Perhaps, since Easter is such an emotional day, it would be helpful for us to imagine how we would have felt had we been present on that historic first day of the week. If you were one of the women walking to the tomb, you would have been sorrowful, your eyes reddened by crying. You are going to anoint the dead body of the Master with spices. Suddenly, the earth beneath your feet is shaking. God is at work. The massive stone is rolled back, opening the door to the tomb. Your sad countenance is overwhelmed by the radiant countenance of the angel who, having rolled the stone away, now sits triumphantly upon it. Observing what has happened, you are trembling, but not quite as much as the Roman guards. They are so frightened that they fainted and now appear “like dead men.” The angel speaks with a calm, reassuring voice and you are less afraid as the angel says, “Don’t be afraid. I know why you are here; you are looking for Jesus.” Then you hear the greatest announcement ever made. The angel says, “He is not here: for he is risen, as he said. Come, see the place where the Lord lay.”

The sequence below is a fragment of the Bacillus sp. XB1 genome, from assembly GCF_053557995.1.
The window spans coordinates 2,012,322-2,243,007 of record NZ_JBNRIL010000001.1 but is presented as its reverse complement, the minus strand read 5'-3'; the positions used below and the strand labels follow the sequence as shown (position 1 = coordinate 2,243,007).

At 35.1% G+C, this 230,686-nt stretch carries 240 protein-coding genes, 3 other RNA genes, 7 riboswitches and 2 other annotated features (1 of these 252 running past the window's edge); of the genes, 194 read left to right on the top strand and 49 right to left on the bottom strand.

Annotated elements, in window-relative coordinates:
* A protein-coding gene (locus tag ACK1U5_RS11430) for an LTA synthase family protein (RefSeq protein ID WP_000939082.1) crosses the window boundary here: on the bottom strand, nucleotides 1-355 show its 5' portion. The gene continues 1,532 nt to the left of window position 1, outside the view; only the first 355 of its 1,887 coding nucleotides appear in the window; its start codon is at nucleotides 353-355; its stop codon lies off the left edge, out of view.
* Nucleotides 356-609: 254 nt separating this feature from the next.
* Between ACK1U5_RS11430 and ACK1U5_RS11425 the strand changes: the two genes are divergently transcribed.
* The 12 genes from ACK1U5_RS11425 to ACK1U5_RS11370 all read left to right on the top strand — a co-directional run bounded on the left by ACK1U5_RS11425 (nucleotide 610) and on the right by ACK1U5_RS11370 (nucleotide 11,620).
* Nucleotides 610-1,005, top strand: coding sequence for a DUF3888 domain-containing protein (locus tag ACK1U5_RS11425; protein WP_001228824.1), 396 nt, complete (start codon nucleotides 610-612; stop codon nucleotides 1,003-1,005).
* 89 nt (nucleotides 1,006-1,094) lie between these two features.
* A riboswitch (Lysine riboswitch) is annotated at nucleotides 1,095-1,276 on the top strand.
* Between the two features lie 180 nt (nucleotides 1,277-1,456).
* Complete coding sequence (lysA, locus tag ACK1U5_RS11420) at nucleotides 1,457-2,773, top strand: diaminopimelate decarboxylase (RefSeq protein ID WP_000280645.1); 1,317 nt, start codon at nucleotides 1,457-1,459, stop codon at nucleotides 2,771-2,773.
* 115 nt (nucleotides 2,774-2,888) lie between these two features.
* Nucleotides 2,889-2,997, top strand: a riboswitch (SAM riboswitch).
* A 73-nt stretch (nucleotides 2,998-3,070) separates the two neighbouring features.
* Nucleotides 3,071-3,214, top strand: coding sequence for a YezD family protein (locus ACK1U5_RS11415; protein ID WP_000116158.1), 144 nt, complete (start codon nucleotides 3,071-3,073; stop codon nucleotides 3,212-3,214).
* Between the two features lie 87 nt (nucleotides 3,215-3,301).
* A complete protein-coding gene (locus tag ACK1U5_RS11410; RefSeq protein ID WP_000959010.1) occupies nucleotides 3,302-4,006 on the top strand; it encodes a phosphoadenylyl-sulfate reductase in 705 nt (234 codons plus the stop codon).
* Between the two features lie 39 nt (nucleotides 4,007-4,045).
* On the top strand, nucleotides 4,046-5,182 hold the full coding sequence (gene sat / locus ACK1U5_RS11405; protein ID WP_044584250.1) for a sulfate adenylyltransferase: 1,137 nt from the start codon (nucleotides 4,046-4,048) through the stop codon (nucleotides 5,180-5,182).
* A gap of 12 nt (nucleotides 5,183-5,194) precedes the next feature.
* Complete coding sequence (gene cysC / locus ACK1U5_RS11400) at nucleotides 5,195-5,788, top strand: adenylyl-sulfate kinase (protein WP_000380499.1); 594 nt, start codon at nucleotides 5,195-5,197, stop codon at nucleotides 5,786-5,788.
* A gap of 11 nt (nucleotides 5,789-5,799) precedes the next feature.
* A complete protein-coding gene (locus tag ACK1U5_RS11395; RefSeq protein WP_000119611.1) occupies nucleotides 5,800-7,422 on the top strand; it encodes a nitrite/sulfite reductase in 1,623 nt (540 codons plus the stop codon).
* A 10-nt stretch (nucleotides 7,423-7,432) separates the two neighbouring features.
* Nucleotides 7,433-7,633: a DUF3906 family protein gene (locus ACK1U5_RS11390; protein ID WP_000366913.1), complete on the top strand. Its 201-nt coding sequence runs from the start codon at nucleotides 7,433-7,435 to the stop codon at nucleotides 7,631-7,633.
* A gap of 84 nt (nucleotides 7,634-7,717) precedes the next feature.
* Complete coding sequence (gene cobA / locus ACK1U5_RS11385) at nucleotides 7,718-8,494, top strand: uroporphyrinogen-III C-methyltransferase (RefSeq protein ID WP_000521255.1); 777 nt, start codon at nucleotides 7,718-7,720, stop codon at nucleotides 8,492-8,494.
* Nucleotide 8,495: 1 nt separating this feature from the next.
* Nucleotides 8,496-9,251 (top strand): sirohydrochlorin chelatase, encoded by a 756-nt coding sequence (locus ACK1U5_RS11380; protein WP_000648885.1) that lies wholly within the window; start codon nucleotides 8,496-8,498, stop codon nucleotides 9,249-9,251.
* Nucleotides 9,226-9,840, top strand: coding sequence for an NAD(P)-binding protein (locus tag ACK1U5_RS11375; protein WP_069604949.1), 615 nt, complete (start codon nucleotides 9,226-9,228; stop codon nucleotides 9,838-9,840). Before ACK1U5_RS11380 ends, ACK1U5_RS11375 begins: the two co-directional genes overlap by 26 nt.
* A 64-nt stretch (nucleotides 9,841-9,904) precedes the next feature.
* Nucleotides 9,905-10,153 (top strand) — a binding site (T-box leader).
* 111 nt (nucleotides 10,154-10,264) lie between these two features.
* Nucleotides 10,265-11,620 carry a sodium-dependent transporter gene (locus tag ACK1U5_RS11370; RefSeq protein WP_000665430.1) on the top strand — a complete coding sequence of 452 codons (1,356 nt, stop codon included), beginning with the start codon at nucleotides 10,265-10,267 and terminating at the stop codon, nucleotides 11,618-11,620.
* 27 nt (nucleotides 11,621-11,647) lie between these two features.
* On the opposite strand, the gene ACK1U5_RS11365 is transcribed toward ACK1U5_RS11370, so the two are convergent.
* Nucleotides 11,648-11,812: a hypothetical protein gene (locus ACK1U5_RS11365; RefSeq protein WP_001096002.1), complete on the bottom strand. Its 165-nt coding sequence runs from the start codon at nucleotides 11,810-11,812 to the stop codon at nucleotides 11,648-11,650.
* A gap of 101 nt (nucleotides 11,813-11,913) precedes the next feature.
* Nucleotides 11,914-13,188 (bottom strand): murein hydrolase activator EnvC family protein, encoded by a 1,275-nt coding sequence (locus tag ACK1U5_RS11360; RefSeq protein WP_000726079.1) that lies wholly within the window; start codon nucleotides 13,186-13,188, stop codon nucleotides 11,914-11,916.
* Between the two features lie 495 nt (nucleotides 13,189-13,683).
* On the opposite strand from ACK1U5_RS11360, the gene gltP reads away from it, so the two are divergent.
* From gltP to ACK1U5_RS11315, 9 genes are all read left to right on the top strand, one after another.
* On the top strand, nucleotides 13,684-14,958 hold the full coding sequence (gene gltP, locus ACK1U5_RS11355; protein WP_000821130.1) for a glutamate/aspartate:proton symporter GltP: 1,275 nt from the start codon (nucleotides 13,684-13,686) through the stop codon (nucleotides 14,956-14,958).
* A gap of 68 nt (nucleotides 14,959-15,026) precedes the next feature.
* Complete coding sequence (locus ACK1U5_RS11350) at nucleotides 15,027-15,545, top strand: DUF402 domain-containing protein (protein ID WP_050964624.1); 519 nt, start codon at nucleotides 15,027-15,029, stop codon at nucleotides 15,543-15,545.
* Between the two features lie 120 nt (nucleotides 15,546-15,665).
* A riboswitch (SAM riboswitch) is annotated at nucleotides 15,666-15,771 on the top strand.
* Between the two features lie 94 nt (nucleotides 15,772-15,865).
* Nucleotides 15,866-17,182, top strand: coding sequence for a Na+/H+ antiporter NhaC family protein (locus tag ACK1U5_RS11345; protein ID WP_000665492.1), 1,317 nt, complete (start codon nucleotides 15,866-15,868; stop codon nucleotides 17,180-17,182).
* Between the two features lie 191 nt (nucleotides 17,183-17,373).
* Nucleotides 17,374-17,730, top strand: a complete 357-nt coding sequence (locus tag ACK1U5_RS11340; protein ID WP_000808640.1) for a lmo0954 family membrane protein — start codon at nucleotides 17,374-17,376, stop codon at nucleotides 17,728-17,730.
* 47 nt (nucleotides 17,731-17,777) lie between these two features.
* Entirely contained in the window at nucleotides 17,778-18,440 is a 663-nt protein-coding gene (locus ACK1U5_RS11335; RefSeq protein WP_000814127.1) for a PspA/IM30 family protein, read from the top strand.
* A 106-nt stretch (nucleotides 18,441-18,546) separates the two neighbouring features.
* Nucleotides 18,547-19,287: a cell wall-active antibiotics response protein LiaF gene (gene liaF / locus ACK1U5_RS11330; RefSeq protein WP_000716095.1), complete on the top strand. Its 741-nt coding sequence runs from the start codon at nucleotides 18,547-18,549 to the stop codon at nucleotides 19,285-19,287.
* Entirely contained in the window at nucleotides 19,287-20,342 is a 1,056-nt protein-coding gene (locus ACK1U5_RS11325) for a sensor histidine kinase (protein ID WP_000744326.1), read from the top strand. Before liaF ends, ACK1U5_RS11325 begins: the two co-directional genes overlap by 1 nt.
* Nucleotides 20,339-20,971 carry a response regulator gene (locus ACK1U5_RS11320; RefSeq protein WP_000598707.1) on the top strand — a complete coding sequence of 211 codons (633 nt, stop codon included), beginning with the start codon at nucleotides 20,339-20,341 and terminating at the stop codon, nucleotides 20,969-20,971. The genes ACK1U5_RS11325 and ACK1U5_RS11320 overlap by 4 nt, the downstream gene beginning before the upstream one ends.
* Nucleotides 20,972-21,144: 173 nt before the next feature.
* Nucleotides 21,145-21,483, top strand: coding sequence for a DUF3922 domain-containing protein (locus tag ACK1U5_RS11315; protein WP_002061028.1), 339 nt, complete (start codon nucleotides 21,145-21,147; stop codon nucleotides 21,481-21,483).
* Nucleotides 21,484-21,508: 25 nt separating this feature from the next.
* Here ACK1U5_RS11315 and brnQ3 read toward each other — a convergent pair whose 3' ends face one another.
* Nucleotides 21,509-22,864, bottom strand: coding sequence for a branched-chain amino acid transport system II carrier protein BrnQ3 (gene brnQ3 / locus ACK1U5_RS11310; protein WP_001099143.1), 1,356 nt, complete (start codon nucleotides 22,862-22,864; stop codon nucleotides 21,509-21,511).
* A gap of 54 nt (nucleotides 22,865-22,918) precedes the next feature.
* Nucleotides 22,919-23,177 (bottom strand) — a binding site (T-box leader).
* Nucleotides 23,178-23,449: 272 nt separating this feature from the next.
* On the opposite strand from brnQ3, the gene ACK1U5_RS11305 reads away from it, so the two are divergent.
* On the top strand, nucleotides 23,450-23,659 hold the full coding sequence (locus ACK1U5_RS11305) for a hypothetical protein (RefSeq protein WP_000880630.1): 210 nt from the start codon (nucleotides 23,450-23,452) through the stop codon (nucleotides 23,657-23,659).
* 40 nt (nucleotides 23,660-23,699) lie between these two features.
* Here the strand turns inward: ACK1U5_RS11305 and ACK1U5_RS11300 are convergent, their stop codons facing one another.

You realize that the tomb was not opened so that Jesus could get out, but so that you could get in – to see for yourselves that the tomb is empty. You see that truly Jesus is not there. Now, still shaking, you hear the angel charge you – not the men – with the responsibility of announcing the resurrection of the Lord. As you depart, now running with excitement, the risen Jesus appears to you. You recognize him; it is the Lord. He said he would rise from the dead, and he has. And much like the soldiers at the foot of the cross, you fall on your knees and cry, “Truly, this is the Son of God!” The Christ, the Messiah of God, is standing before you. Instinctively, you want to worship him.